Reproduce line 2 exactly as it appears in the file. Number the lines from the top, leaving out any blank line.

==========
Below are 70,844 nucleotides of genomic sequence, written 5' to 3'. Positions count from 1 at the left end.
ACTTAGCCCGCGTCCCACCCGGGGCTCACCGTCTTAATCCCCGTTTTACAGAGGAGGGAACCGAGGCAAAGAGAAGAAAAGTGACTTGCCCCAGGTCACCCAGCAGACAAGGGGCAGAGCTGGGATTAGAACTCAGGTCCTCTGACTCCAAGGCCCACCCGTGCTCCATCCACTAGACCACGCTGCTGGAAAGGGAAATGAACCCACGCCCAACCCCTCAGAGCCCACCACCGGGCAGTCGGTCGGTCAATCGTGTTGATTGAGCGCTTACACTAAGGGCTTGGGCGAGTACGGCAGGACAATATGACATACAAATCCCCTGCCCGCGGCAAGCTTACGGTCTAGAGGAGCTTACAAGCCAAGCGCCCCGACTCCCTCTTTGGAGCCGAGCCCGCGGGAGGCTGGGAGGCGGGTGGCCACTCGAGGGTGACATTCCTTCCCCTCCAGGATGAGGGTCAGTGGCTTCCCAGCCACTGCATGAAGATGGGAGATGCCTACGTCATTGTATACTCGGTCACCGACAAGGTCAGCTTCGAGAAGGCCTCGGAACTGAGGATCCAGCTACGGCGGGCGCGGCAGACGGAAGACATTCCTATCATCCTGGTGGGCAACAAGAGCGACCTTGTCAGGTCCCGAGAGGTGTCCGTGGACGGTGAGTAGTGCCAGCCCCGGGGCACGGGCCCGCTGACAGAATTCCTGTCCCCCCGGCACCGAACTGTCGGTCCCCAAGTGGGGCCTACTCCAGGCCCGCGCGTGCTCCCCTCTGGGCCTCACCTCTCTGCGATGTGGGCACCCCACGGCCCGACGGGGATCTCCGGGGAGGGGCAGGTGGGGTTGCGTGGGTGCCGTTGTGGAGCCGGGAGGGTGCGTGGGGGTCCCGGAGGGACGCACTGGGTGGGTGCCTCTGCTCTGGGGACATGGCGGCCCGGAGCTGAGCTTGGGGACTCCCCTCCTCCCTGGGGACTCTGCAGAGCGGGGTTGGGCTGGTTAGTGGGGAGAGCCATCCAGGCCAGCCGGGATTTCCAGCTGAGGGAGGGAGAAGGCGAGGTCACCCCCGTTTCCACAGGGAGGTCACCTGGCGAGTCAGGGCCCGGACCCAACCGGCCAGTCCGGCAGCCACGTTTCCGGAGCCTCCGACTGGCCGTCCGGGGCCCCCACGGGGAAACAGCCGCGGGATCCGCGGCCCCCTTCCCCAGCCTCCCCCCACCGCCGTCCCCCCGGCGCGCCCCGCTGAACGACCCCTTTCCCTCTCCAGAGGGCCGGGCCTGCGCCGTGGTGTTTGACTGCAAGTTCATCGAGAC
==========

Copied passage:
ACTTAGCCCGCGTCCCACCCGGGGCTCACCGTCTTAATCCCCGTTTTACAGAGGAGGGAACCGAGGCAAAGAGAAGAAAAGTGACTTGCCCCAGGTCACCCAGCAGACAAGGGGCAGAGCTGGGATTAGAACTCAGGTCCTCTGACTCCAAGGCCCACCCGTGCTCCATCCACTAGACCACGCTGCTGGAAAGGGAAATGAACCCACGCCCAACCCCTCAGAGCCCACCACCGGGCAGTCGGTCGGTCAATCGTGTTGATTGAGCGCTTACACTAAGGGCTTGGGCGAGTACGGCAGGACAATATGACATACAAATCCCCTGCCCGCGGCAAGCTTACGGTCTAGAGGAGCTTACAAGCCAAGCGCCCCGACTCCCTCTTTGGAGCCGAGCCCGCGGGAGGCTGGGAGGCGGGTGGCCACTCGAGGGTGACATTCCTTCCCCTCCAGGATGAGGGTCAGTGGCTTCCCAGCCACTGCATGAAGATGGGAGATGCCTACGTCATTGTATACTCGGTCACCGACAAGGTCAGCTTCGAGAAGGCCTCGGAACTGAGGATCCAGCTACGGCGGGCGCGGCAGACGGAAGACATTCCTATCATCCTGGTGGGCAACAAGAGCGACCTTGTCAGGTCCCGAGAGGTGTCCGTGGACGGTGAGTAGTGCCAGCCCCGGGGCACGGGCCCGCTGACAGAATTCCTGTCCCCCCGGCACCGAACTGTCGGTCCCCAAGTGGGGCCTACTCCAGGCCCGCGCGTGCTCCCCTCTGGGCCTCACCTCTCTGCGATGTGGGCACCCCACGGCCCGACGGGGATCTCCGGGGAGGGGCAGGTGGGGTTGCGTGGGTGCCGTTGTGGAGCCGGGAGGGTGCGTGGGGGTCCCGGAGGGACGCACTGGGTGGGTGCCTCTGCTCTGGGGACATGGCGGCCCGGAGCTGAGCTTGGGGACTCCCCTCCTCCCTGGGGACTCTGCAGAGCGGGGTTGGGCTGGTTAGTGGGGAGAGCCATCCAGGCCAGCCGGGATTTCCAGCTGAGGGAGGGAGAAGGCGAGGTCACCCCCGTTTCCACAGGGAGGTCACCTGGCGAGTCAGGGCCCGGACCCAACCGGCCAGTCCGGCAGCCACGTTTCCGGAGCCTCCGACTGGCCGTCCGGGGCCCCCACGGGGAAACAGCCGCGGGATCCGCGGCCCCCTTCCCCAGCCTCCCCCCACCGCCGTCCCCCCGGCGCGCCCCGCTGAACGACCCCTTTCCCTCTCCAGAGGGCCGGGCCTGCGCCGTGGTGTTTGACTGCAAGTTCATCGAGAC